The second half of the National Archives and Records Administration's name suggests an even bigger challenge than keeping aging official parchments from rotting away into oblivion
The National Archives building in Washington is a big, square-cornered block of granite and limestone on the north side of the National Mall. Inside, under its ornate rotunda, the Declaration of Independence, the U.S. Constitution, the Bill of Rights and even an original copy of the Magna Carta sit on display under thick layers of protective glass.
Those precious origins of our country's democracy remain safely preserved and ensconced — and made readily available for public inspection — for all eternity.
It’s enough to make anyone feel safe, secure and confident in our ability to preserve our still-young national heritage. Yet this museum-like setting is just the public-facing side of NARA, which stands for the National Archives and Records Administration. The second half of its name suggests an even bigger challenge than keeping aging official parchments from rotting away into oblivion.
As staff writer Ben Bain reports in this week’s cover story, NARA has a monumental challenge ahead: preserve and protect millions of public documents being generated by dozens of federal agencies in various digital formats. As Ben reports, NARA is barely a decade into the Digital Age and is already playing catch-up on its signature — and expensive — new project, the Electronic Records Archives. Both the agency’s inspector general and the Government Accountability Office have questioned NARA's ability to master this essential mission.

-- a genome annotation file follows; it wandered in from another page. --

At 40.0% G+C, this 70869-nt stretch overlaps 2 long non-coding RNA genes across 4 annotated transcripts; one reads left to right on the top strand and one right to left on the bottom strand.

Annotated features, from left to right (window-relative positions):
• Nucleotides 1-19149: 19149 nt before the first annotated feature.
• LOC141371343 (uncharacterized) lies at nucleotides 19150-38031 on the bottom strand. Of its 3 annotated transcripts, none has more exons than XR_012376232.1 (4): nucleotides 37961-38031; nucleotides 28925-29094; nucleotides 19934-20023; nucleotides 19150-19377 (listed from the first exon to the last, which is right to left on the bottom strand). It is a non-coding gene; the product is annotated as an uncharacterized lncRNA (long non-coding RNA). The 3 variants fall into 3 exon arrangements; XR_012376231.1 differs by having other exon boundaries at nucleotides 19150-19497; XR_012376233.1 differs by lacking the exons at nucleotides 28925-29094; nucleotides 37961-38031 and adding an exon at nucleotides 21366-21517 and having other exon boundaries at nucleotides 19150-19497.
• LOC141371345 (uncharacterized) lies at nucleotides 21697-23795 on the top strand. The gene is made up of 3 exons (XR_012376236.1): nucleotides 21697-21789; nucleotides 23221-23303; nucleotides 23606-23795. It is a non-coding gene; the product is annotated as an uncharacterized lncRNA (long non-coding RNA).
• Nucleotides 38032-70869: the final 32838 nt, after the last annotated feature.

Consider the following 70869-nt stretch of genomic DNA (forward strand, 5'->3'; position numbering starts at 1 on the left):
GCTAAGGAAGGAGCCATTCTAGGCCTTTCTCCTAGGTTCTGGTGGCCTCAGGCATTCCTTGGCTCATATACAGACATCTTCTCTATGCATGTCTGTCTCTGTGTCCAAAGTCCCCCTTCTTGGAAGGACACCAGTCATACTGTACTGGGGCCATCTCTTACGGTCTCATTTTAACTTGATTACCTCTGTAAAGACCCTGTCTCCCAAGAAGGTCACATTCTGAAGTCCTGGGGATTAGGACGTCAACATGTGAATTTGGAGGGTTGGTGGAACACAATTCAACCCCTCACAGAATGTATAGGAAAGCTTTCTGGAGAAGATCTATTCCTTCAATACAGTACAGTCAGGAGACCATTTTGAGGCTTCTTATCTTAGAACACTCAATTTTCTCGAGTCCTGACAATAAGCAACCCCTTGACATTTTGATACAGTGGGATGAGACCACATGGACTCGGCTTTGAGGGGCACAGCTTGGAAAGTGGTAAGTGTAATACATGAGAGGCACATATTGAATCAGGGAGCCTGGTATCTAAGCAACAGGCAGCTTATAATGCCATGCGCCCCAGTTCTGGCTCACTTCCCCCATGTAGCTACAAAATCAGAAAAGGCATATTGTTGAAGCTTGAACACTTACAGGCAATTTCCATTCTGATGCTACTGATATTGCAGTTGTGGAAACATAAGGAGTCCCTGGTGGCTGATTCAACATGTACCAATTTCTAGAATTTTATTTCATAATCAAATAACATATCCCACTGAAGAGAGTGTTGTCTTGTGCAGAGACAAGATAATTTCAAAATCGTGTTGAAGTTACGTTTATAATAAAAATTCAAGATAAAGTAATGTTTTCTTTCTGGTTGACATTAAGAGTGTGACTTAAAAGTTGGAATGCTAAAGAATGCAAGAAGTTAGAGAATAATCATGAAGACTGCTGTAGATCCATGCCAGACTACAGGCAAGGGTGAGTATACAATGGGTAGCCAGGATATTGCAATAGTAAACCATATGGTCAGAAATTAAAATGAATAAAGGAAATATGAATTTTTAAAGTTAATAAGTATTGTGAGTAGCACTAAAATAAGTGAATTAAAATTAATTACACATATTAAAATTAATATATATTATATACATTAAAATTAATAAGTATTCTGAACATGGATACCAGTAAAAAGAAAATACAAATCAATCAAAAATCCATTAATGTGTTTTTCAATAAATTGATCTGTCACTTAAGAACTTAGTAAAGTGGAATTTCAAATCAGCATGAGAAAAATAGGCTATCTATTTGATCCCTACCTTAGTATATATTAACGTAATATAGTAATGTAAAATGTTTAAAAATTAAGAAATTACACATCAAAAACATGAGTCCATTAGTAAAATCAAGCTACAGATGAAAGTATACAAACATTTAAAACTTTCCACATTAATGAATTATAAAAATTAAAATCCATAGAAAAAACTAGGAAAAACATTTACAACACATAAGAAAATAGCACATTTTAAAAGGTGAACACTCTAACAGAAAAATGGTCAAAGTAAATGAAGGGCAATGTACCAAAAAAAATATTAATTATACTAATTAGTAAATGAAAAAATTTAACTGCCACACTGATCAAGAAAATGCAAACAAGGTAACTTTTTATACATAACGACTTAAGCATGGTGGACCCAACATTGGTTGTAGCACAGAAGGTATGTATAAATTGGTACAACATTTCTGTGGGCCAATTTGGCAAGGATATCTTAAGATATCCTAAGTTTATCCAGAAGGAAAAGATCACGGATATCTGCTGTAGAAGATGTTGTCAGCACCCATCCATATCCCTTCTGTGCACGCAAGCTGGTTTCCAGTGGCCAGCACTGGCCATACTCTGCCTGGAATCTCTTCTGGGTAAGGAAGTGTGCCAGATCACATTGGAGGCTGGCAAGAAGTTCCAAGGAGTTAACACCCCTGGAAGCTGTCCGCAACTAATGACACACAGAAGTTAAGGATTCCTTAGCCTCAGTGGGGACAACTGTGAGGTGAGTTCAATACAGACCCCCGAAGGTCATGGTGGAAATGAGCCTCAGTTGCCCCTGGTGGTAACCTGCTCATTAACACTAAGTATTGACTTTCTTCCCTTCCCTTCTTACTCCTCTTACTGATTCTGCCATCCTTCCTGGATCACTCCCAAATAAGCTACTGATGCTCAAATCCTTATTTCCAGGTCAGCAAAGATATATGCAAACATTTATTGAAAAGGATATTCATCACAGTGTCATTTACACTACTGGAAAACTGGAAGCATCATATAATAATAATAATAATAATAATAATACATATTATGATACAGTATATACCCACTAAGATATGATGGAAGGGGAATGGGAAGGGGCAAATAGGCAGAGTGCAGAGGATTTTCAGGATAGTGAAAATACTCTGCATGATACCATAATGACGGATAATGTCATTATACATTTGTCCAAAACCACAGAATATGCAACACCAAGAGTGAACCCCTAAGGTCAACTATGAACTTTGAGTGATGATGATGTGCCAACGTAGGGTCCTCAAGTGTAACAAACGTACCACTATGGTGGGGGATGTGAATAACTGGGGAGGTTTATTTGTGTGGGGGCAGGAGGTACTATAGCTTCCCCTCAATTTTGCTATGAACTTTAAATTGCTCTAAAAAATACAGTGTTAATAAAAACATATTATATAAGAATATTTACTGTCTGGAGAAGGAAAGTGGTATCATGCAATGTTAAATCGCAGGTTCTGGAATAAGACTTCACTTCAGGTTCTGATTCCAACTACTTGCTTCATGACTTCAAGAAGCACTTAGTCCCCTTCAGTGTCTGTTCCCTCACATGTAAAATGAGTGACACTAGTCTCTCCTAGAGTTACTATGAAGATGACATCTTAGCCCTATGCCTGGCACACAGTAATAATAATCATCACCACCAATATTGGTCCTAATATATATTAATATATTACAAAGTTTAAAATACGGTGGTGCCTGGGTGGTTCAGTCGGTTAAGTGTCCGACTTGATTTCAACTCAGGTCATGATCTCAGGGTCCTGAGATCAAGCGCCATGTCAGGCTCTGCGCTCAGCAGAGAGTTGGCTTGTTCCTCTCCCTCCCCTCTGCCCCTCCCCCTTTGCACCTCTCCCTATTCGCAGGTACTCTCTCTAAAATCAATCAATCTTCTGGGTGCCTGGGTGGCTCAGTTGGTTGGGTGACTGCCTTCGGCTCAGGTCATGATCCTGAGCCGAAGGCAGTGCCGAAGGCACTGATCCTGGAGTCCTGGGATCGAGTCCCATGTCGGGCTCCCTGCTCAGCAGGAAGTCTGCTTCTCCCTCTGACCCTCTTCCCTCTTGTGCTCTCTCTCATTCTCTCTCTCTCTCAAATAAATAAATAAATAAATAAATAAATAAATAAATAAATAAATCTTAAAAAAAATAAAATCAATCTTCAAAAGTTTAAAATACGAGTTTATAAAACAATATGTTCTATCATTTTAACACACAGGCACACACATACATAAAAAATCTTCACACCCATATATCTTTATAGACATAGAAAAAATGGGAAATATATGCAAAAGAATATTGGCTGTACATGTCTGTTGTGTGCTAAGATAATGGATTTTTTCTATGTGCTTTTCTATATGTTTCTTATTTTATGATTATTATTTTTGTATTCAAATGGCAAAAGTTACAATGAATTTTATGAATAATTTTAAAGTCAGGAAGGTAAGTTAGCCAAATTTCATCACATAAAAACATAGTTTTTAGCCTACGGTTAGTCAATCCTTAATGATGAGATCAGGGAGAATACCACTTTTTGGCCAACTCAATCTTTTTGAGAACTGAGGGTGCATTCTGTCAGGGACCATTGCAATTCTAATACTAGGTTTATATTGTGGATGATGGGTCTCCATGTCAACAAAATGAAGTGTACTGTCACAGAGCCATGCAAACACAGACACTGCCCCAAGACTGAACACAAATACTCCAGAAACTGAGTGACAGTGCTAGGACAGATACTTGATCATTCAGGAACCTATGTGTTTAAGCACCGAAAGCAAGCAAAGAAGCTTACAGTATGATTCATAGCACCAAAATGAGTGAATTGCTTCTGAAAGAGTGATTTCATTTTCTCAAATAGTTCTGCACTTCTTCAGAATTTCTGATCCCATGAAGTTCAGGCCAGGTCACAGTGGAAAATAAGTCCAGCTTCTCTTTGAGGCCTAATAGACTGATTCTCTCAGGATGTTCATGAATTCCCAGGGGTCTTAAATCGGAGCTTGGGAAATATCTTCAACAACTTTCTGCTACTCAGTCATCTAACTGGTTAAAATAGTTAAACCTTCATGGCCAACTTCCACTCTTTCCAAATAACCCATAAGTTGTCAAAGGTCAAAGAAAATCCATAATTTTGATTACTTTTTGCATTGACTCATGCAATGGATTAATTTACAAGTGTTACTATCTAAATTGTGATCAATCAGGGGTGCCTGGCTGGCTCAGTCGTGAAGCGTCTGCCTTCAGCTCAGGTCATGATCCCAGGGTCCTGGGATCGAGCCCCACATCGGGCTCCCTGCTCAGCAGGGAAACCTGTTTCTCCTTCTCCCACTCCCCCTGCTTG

What’s more, NARA is under increasing pressure to ensure that digital records are not only preserved for posterity but also remain accessible to the public for research and oversight purposes. So the challenge ahead entails big technological and policy questions.
President Barack Obama has nominated David Ferriero, a nationally recognized librarian with credentials that include the New York Public Library, Duke University and MIT, as the new national archivist and head of NARA. Ferriero (pronounced FAIR-ee-o) does not appear to have specific expertise in electronic records management, but he gets points from experts in the field for having a firm grasp of the issues and knowing how to work with cross-cutting interest groups.
Elsewhere in this issue, Dr. John Loonsk, former director of interoperability and standards at the Office of the National Coordinator for Health IT, comments on the challenges of creating a health information network that can unify the patchwork quilt of patient information systems across the country. Loonsk took issue with our summation of his position in a previous issue of Federal Computer Week, a mischaracterization that we acknowledge and sincerely regret. We invited him to clarify and expand on his views here.
David Rapp is editor-in-chief of Federal Computer Week and VP of content for 1105 Government Information Group.